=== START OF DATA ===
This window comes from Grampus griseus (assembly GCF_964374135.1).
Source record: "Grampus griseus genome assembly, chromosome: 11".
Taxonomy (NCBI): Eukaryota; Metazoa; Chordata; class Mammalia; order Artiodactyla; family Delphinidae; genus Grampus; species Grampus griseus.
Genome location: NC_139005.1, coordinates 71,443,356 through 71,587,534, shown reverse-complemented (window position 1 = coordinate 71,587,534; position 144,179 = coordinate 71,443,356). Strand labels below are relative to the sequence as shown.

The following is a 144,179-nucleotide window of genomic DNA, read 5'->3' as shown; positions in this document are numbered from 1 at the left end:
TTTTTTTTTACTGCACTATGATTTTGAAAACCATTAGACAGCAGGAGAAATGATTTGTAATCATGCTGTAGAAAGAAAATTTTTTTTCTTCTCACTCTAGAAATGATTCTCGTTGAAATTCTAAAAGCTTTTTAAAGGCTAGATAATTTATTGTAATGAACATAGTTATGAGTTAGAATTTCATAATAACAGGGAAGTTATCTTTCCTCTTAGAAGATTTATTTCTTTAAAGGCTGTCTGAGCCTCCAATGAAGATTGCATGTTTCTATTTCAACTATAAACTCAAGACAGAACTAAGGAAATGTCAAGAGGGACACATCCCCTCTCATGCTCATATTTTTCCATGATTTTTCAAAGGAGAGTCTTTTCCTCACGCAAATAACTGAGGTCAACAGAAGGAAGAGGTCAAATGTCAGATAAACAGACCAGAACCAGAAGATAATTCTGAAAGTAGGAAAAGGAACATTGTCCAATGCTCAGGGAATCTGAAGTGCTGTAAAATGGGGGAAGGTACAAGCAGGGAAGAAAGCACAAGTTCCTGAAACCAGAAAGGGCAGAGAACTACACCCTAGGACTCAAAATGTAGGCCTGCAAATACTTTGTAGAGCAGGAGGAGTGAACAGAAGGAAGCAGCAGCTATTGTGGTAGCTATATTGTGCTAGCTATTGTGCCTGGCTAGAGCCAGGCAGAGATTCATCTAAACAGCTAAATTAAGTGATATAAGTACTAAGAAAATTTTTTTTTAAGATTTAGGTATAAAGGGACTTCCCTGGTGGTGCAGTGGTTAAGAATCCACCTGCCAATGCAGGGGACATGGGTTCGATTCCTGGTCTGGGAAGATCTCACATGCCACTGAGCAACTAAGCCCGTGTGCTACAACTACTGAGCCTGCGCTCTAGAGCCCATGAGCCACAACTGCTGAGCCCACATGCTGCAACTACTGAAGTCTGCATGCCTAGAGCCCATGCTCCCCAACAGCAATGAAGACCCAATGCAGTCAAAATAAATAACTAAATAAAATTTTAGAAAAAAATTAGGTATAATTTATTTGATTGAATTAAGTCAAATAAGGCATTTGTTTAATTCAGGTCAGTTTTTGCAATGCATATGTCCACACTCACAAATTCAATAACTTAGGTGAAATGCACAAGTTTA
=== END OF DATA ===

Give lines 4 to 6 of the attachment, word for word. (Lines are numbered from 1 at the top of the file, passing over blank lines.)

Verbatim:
Genome location: NC_139005.1, coordinates 71,443,356 through 71,587,534, shown reverse-complemented (window position 1 = coordinate 71,587,534; position 144,179 = coordinate 71,443,356). Strand labels below are relative to the sequence as shown.

The following is a 144,179-nucleotide window of genomic DNA, read 5'->3' as shown; positions in this document are numbered from 1 at the left end:
TTTTTTTTTACTGCACTATGATTTTGAAAACCATTAGACAGCAGGAGAAATGATTTGTAATCATGCTGTAGAAAGAAAATTTTTTTTCTTCTCACTCTAGAAATGATTCTCGTTGAAATTCTAAAAGCTTTTTAAAGGCTAGATAATTTATTGTAATGAACATAGTTATGAGTTAGAATTTCATAATAACAGGGAAGTTATCTTTCCTCTTAGAAGATTTATTTCTTTAAAGGCTGTCTGAGCCTCCAATGAAGATTGCATGTTTCTATTTCAACTATAAACTCAAGACAGAACTAAGGAAATGTCAAGAGGGACACATCCCCTCTCATGCTCATATTTTTCCATGATTTTTCAAAGGAGAGTCTTTTCCTCACGCAAATAACTGAGGTCAACAGAAGGAAGAGGTCAAATGTCAGATAAACAGACCAGAACCAGAAGATAATTCTGAAAGTAGGAAAAGGAACATTGTCCAATGCTCAGGGAATCTGAAGTGCTGTAAAATGGGGGAAGGTACAAGCAGGGAAGAAAGCACAAGTTCCTGAAACCAGAAAGGGCAGAGAACTACACCCTAGGACTCAAAATGTAGGCCTGCAAATACTTTGTAGAGCAGGAGGAGTGAACAGAAGGAAGCAGCAGCTATTGTGGTAGCTATATTGTGCTAGCTATTGTGCCTGGCTAGAGCCAGGCAGAGATTCATCTAAACAGCTAAATTAAGTGATATAAGTACTAAGAAAATTTTTTTTTAAGATTTAGGTATAAAGGGACTTCCCTGGTGGTGCAGTGGTTAAGAATCCACCTGCCAATGCAGGGGACATGGGTTCGATTCCTGGTCTGGGAAGATCTCACATGCCACTGAGCAACTAAGCCCGTGTGCTACAACTACTGAGCCTGCGCTCTAGAGCCCATGAGCCACAACTGCTGAGCCCACATGCTGCAACTACTGAAGTCTGCATGCCTAGAGCCCATGCTCCCCAACAGCAATGAAGACCCAATGCAGTCAAAATAAATAACTAAATAAAATTTTAGAAAAAAATTAGGTATAATTTATTTGATTGAATTAAGTCAAATAAGGCATTTGTTTAATTCAGGTCAGTTTTTGCAATGCATATGTCCACACTCACAAATTCAATAACTTAGGTGAAATGCACAAGTTTA